It’s the end of the university year and most students are preparing to leave their accommodations. It’s a busy time of year for many landlords and letting agents, requiring lots of deposit protection administration, both returning deposits to students, and in some cases, handling disputes.

Our surprisingly easy deposit protection can help you reduce the amount of time spent administering and repaying deposits.

Repay deposits quickly

Our simple online service allows you to repay deposits or make a claim with a minimum of fuss. Simply log in to your account, select the deposit you want to repay and start the process.

New process speeds up Statutory Declarations

Is a tenant not responding to your deposit claim? We’ve simplified our Statutory Declaration process. Read about how the revised process works.

Avoid deposit disputes to minimise your admin time

Deposit disputes are the most time-consuming aspect of deposit protection, and avoiding them can save you time. Follow the guidance below to give yourself and your tenants the best chance of a fair and amicable end to the tenancy.

  • Do a full check-out inspection

    Assess the condition of the property against the original inventory. Note any damage in a clear, concise manner.

  • Ask tenants to attend check-outs

    Give tenants the opportunity to attend the check-out and provide them with the chance to discuss and agree any findings.

  • Remind the tenant to sign the check-out documents

    Make sure you ask the tenant to sign the check-out report if they attend the check-out and send them a copy.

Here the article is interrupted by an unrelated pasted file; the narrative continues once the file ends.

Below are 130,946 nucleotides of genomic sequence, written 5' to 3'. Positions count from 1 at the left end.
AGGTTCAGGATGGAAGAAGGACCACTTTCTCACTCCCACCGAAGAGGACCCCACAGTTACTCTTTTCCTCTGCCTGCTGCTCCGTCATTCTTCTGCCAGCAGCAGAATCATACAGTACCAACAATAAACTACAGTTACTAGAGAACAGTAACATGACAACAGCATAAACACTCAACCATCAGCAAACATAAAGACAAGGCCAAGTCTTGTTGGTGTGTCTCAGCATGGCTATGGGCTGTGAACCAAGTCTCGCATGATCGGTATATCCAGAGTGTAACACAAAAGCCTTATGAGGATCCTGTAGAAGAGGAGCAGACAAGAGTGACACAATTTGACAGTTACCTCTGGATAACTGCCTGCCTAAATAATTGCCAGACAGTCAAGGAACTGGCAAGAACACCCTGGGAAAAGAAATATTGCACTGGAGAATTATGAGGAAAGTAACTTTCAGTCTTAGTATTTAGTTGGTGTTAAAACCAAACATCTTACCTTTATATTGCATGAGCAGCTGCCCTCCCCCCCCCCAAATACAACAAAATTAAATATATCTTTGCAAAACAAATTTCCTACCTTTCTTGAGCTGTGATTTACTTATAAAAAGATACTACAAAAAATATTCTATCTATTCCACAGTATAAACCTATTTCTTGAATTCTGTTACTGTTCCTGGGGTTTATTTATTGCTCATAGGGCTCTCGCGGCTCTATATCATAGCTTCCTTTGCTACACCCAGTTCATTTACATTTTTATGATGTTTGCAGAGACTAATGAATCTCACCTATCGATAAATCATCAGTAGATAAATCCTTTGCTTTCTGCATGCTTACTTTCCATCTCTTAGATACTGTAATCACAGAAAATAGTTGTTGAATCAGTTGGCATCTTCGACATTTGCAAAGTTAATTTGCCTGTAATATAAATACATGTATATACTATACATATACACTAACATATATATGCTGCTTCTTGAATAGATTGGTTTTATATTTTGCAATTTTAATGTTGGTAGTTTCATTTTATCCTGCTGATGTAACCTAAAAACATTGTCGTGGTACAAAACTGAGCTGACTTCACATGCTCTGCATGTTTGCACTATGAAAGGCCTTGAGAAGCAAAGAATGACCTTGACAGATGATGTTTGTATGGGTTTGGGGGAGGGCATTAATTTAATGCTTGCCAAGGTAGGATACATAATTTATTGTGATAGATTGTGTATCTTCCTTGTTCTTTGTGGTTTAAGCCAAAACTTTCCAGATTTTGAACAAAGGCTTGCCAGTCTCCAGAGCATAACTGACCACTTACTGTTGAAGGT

• Stay in touch about the check-out report

    Be sure you have up-to-date mobile numbers for your tenants to stay in touch throughout the check-out process. Keep copies of all communications, especially if there is a delay or dispute, to demonstrate to an adjudicator the steps taken to reach an agreement.

  • Take date-stamped images

    Date-stamped photographs can help to show damage that might be considered to be beyond what is reasonable wear and tear for the length of the tenancy and can dramatically lessen the chances of a dispute after check-out.

  • Understand the latest rules on cleaning

    You can only ask the tenant to return the property to the same standard of cleanliness it was in when the tenancy started. You can’t force a tenant to pay for cleaning services. However, if it’s not returned in a comparable state, then you can still deduct this amount from the deposit.

  • Don’t accept deposit money to pay outstanding rent

    Student tenants cannot ask for their deposit money to make up any rent shortfall or cover the final month’s payment before moving out.

  • Maintain neutral language in the event of a dispute or claim

    Avoid using emotive language to describe a property’s condition during a claim or dispute. Words such as ‘disgusting’ or ‘squalid’ in any documentation or attached to photos could potentially increase tension during a dispute.

  • Consider the property’s true condition before making a claim

    If you have rented out properties for years to successive tenants, you may not fully recall their original condition or décor so consider the actual wear and tear before starting a claim.

  • Take pictures of final energy readings

    Take time stamped photos of the final gas and electricity meter readings for your records in case of a dispute and forward them to the energy supplier.